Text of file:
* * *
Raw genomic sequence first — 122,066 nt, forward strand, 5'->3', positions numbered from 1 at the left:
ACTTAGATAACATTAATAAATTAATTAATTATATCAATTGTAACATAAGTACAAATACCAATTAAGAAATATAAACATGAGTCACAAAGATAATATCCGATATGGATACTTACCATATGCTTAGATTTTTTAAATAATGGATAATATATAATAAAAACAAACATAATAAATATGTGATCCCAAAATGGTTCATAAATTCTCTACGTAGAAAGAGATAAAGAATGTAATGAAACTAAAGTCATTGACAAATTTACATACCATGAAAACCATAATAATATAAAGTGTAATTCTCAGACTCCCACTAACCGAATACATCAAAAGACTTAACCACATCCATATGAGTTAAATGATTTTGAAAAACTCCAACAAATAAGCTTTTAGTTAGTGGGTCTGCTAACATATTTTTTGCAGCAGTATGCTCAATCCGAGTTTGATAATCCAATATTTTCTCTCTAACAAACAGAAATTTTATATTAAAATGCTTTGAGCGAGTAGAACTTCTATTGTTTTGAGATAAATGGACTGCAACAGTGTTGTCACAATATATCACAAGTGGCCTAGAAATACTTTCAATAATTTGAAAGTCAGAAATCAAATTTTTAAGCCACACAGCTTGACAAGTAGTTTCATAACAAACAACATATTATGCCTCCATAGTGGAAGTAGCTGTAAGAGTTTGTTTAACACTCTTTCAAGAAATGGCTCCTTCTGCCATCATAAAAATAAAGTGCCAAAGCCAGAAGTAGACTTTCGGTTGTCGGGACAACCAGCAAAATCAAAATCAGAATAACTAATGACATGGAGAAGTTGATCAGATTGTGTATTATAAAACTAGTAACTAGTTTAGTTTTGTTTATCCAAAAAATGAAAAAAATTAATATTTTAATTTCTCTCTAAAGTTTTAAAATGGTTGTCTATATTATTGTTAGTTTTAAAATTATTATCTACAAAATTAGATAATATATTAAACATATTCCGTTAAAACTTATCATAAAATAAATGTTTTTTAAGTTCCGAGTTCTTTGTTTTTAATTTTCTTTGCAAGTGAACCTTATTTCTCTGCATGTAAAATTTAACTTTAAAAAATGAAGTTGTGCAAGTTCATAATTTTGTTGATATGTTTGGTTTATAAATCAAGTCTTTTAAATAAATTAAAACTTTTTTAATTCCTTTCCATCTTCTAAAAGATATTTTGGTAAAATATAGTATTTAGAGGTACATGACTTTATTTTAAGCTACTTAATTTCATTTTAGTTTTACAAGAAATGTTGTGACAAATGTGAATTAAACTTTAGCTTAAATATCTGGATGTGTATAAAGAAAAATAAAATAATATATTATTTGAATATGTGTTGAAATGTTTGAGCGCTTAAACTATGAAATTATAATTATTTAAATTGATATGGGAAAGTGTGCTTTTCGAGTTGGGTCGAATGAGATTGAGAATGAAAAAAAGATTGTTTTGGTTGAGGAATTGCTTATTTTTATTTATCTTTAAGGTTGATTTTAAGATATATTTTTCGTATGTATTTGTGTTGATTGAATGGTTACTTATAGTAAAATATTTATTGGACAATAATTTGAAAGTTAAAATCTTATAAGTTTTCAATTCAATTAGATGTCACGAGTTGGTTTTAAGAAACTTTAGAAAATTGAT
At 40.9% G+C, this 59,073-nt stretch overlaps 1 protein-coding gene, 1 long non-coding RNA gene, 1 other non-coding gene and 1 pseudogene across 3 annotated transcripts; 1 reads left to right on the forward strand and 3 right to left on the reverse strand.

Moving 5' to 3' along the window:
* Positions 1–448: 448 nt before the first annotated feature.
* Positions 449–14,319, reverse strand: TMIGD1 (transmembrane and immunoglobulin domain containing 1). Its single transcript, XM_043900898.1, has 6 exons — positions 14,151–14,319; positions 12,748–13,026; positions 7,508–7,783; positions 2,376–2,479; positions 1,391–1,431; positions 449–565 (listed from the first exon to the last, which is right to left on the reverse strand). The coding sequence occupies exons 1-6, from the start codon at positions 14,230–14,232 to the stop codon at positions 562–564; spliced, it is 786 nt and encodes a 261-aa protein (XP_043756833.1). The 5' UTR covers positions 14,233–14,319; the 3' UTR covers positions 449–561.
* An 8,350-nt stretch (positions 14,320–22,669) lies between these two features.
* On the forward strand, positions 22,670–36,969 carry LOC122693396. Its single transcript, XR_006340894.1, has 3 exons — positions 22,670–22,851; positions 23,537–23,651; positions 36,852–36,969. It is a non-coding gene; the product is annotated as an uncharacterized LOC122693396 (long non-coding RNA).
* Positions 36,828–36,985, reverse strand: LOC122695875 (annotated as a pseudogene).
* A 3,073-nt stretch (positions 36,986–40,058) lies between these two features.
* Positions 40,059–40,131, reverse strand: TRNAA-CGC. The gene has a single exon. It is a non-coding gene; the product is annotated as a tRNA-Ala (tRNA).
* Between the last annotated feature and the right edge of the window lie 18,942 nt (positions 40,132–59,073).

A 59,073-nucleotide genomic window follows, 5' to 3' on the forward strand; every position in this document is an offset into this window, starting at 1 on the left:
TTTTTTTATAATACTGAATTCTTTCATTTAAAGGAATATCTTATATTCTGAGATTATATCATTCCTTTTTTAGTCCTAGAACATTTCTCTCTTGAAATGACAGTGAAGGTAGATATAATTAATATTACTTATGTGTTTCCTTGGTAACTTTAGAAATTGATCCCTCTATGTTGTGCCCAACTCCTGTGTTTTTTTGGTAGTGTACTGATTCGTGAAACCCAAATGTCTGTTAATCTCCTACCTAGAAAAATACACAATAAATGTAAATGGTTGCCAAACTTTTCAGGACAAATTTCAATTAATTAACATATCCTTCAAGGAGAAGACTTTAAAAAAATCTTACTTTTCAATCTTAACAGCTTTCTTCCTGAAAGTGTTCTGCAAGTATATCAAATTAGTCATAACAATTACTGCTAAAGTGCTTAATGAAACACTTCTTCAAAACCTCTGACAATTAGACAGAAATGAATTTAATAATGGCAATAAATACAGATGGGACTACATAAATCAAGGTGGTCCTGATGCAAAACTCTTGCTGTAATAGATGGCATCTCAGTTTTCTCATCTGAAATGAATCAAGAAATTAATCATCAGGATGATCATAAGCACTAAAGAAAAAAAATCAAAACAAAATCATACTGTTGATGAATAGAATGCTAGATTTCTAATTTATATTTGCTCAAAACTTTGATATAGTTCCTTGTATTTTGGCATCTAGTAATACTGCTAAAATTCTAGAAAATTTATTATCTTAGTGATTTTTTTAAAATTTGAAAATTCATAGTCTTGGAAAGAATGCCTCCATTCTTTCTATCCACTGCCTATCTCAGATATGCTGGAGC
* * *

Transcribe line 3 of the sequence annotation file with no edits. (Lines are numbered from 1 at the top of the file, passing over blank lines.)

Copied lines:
At 40.9% G+C, this 59,073-nt stretch overlaps 1 protein-coding gene, 1 long non-coding RNA gene, 1 other non-coding gene and 1 pseudogene across 3 annotated transcripts; 1 reads left to right on the forward strand and 3 right to left on the reverse strand.